The food movement defined

Brittany Smith

With the rapid rise of the health food movement, students are constantly barraged with prescriptions of what to eat: local food, sustainable food, organic food, chemical-free food. We are told to search labels for key words like “all-natural” and “farm raised.” We should avoid “processed” and “industrial” packaged foods at all costs.

But food is a complex issue and many of the terms used in the movement are simplifiers — they flatten the complexities of food and fail to take into account some serious issues that complicate the discussion.

Here’s an introduction to the key “buzzwords” often heard in the food movement as well as a list of complicating factors.

Local Food

Definition: The definition of local food is somewhat unclear, even amongst those embedded in the local food scene. It’s a geographic quantifier that means “in the general area.” According to the requirements that the Sustainable Food Center places upon farmers who sell through the SFC’s farmer’s markets, “local” means food that has been grown or raised within 150 miles of Austin.

Why: Locavores believe that eating food that’s grown and raised nearby is healthier, fresher and better for the environment. Buying locally is also said to provide transparency in the food system. National security and economic self-sufficiency are occasionally cited as reasons to “go local.”

Consider this…

1. Some parts of the country do not grow some foods well because of variances in climate, soil and access to water. Coffee, bananas, star anise and Kobe beef cannot be grown in the United States at all. Should we deprive ourselves of these foods because they are not local? Some would argue yes, but others cannot imagine their life without the morning cup of joe.

2. Many urbanized areas in the United States, like Las Vegas, are deserts, where local food is literally impossible to grow. By adopting a “local-only” philosophy, we’d be necessarily damning these cities that have come to thrive because of their dependence on outside food sources.

3. Surprisingly, it is the home consumption of food that costs the most energy in the food production chain, not transportation. It is the preparation and storage of food in the consumer’s home that absorbs 32 percent of the total energy in food production. Heating an oven, running a refrigerator and washing the dishes take energy. “Local food” may only be a part of a larger solution.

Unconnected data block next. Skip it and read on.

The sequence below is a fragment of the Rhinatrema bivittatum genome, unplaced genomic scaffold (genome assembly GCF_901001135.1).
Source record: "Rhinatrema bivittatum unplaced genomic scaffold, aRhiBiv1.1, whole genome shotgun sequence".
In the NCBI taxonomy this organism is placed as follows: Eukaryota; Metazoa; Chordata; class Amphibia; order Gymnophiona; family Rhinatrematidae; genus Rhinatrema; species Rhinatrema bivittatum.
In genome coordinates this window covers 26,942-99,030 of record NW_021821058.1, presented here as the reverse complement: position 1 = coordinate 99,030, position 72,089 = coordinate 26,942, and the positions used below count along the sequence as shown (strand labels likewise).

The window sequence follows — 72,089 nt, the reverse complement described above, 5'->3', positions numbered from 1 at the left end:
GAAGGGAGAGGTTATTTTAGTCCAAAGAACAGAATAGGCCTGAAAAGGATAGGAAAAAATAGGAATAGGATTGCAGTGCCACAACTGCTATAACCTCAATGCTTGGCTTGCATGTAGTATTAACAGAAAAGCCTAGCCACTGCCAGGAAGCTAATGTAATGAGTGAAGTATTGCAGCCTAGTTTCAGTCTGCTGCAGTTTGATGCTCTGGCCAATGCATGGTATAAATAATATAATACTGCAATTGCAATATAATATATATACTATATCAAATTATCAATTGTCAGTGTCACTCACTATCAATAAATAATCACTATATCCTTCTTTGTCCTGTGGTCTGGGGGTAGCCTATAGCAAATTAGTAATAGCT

4. Small, local farms cannot achieve the economies of scale that large food producers can. Local food, then, is much more expensive than food found in H-E-B and other supermarkets and is often out of reach for lower income earners.

Organic Food

Definition: The U.S. Department of Agriculture sets standards that farmers must meet in order to be certified as an organic grower. According to the U.S. Department of Agriculture, “organic farming systems rely on ecologically based practices such as cultural and biological pest management, exclusion of all synthetic chemicals, antibiotics and hormones in crop and livestock production.” Actually, the regulations do allow some synthetic inputs, including hydrogen peroxide and sulfurous acid. Genetically-modified crops cannot be considered organic.

Why: Many praise organically grown food for decreasing the pollution of soil and water, promoting crop diversity, bolstering healthy soil and producing better tasting and healthier food.

Consider this…

1. There is scientific debate as to whether organic food is actually healthier than conventionally grown food.

2. Organic food is still susceptible to contamination. Last week, Dartmouth researchers released a study finding high levels of arsenic in some organic products, including baby food.

3. USDA organic certification is expensive to acquire, so while many small farmers are growing according to (or surpassing) the government standards, they cannot obtain the official USDA stamp.

4. Large corporations have found it profitable to grow certified organic crops because of the increase in consumer demand. Consumers may be torn between supporting organic while simultaneously supporting the companies, like General Mills and Kellogg’s, that also sell highly processed, nutritionally deficient foods.

Sustainable Food

Definition: A sustainable food system, as defined by the American Public Health Association is, “one that provides healthy food to meet current food needs while maintaining healthy ecosystems that can also provide food for generations to come with minimal negative impact to the environment. A sustainable food system also encourages local production and distribution infrastructures and makes nutritious food available, accessible and affordable to all. Further, it is humane and just, protecting farmers and other workers, consumers and communities.”

Why: Sustainable practices are touted as a promise to provide for society’s current needs without compromising the food security of future generations.

Consider this…

1. Given the realities of population growth and urbanization, does “sustainable” food actually have the productive capacity to feed the world?

2. Because of the vagueness of the definition, it’s difficult for consumers to know what growing techniques are considered “sustainable” and which ones will not result in the long-term well-being of the economy, society and the environment.

3. A “sustainable” food system may actually result in an increase in land use because of the lower yields of organic,
local crops.

Food is an essential human need and the choices that students make regarding its consumption will have lasting effects on the system as a whole. It’s important to think critically about the issues — including the language of the movement — in order to fully understand the repercussions of our eating decisions.

Printed on Monday, February 20, 2012 as: food Buzzwords